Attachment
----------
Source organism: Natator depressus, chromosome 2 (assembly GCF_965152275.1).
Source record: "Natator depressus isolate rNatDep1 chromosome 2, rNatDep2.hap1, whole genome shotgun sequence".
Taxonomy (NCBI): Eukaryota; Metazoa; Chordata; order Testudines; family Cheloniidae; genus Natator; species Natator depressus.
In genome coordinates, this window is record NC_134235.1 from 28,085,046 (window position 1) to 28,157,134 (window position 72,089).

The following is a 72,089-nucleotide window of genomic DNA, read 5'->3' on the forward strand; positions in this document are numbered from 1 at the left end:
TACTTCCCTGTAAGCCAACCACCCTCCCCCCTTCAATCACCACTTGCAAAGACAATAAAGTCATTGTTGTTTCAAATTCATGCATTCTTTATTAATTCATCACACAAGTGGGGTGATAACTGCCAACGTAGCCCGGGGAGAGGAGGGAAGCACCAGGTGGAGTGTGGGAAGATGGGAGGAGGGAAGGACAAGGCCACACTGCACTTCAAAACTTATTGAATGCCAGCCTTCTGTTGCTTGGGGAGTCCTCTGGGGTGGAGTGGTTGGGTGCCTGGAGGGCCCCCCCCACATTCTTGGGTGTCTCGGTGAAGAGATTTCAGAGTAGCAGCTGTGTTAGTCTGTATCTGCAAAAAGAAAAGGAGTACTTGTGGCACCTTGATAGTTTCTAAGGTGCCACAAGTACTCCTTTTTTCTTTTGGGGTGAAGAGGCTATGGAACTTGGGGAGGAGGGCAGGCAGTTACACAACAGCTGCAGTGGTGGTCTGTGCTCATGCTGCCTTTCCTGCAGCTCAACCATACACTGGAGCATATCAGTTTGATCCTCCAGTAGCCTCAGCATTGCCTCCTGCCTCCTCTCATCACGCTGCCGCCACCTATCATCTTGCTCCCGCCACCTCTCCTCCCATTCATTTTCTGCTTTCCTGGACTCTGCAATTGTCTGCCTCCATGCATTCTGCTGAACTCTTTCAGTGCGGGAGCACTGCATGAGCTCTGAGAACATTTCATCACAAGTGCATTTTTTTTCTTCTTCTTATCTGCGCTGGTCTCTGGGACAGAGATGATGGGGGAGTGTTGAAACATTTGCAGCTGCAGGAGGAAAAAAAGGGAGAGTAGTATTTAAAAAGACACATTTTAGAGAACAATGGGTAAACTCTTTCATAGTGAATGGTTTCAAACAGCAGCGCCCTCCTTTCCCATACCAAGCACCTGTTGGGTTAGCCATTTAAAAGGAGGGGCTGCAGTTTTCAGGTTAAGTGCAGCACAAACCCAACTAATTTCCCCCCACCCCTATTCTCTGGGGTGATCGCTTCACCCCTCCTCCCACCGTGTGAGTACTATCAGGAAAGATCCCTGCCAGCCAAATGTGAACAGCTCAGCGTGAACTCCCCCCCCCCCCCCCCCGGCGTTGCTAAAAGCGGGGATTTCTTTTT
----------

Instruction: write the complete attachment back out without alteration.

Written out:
Source organism: Natator depressus, chromosome 2 (assembly GCF_965152275.1).
Source record: "Natator depressus isolate rNatDep1 chromosome 2, rNatDep2.hap1, whole genome shotgun sequence".
Taxonomy (NCBI): Eukaryota; Metazoa; Chordata; order Testudines; family Cheloniidae; genus Natator; species Natator depressus.
In genome coordinates, this window is record NC_134235.1 from 28,085,046 (window position 1) to 28,157,134 (window position 72,089).

The following is a 72,089-nucleotide window of genomic DNA, read 5'->3' on the forward strand; positions in this document are numbered from 1 at the left end:
TACTTCCCTGTAAGCCAACCACCCTCCCCCCTTCAATCACCACTTGCAAAGACAATAAAGTCATTGTTGTTTCAAATTCATGCATTCTTTATTAATTCATCACACAAGTGGGGTGATAACTGCCAACGTAGCCCGGGGAGAGGAGGGAAGCACCAGGTGGAGTGTGGGAAGATGGGAGGAGGGAAGGACAAGGCCACACTGCACTTCAAAACTTATTGAATGCCAGCCTTCTGTTGCTTGGGGAGTCCTCTGGGGTGGAGTGGTTGGGTGCCTGGAGGGCCCCCCCCACATTCTTGGGTGTCTCGGTGAAGAGATTTCAGAGTAGCAGCTGTGTTAGTCTGTATCTGCAAAAAGAAAAGGAGTACTTGTGGCACCTTGATAGTTTCTAAGGTGCCACAAGTACTCCTTTTTTCTTTTGGGGTGAAGAGGCTATGGAACTTGGGGAGGAGGGCAGGCAGTTACACAACAGCTGCAGTGGTGGTCTGTGCTCATGCTGCCTTTCCTGCAGCTCAACCATACACTGGAGCATATCAGTTTGATCCTCCAGTAGCCTCAGCATTGCCTCCTGCCTCCTCTCATCACGCTGCCGCCACCTATCATCTTGCTCCCGCCACCTCTCCTCCCATTCATTTTCTGCTTTCCTGGACTCTGCAATTGTCTGCCTCCATGCATTCTGCTGAACTCTTTCAGTGCGGGAGCACTGCATGAGCTCTGAGAACATTTCATCACAAGTGCATTTTTTTTCTTCTTCTTATCTGCGCTGGTCTCTGGGACAGAGATGATGGGGGAGTGTTGAAACATTTGCAGCTGCAGGAGGAAAAAAAGGGAGAGTAGTATTTAAAAAGACACATTTTAGAGAACAATGGGTAAACTCTTTCATAGTGAATGGTTTCAAACAGCAGCGCCCTCCTTTCCCATACCAAGCACCTGTTGGGTTAGCCATTTAAAAGGAGGGGCTGCAGTTTTCAGGTTAAGTGCAGCACAAACCCAACTAATTTCCCCCCACCCCTATTCTCTGGGGTGATCGCTTCACCCCTCCTCCCACCGTGTGAGTACTATCAGGAAAGATCCCTGCCAGCCAAATGTGAACAGCTCAGCGTGAACTCCCCCCCCCCCCCCCCCGGCGTTGCTAAAAGCGGGGATTTCTTTTT